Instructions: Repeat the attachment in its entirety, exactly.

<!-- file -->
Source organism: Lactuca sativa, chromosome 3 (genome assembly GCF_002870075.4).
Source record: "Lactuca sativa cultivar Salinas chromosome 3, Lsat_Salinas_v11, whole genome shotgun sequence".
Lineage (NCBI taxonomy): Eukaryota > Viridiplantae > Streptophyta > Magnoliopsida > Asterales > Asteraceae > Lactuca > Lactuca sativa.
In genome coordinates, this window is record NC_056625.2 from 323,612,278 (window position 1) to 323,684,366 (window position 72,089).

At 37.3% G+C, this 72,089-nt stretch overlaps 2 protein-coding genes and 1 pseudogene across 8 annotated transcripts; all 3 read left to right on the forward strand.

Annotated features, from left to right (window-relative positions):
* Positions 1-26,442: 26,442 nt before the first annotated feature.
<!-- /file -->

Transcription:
Source organism: Lactuca sativa, chromosome 3 (genome assembly GCF_002870075.4).
Source record: "Lactuca sativa cultivar Salinas chromosome 3, Lsat_Salinas_v11, whole genome shotgun sequence".
Lineage (NCBI taxonomy): Eukaryota > Viridiplantae > Streptophyta > Magnoliopsida > Asterales > Asteraceae > Lactuca > Lactuca sativa.
In genome coordinates, this window is record NC_056625.2 from 323,612,278 (window position 1) to 323,684,366 (window position 72,089).

At 37.3% G+C, this 72,089-nt stretch overlaps 2 protein-coding genes and 1 pseudogene across 8 annotated transcripts; all 3 read left to right on the forward strand.

Annotated features, from left to right (window-relative positions):
* Positions 1-26,442: 26,442 nt before the first annotated feature.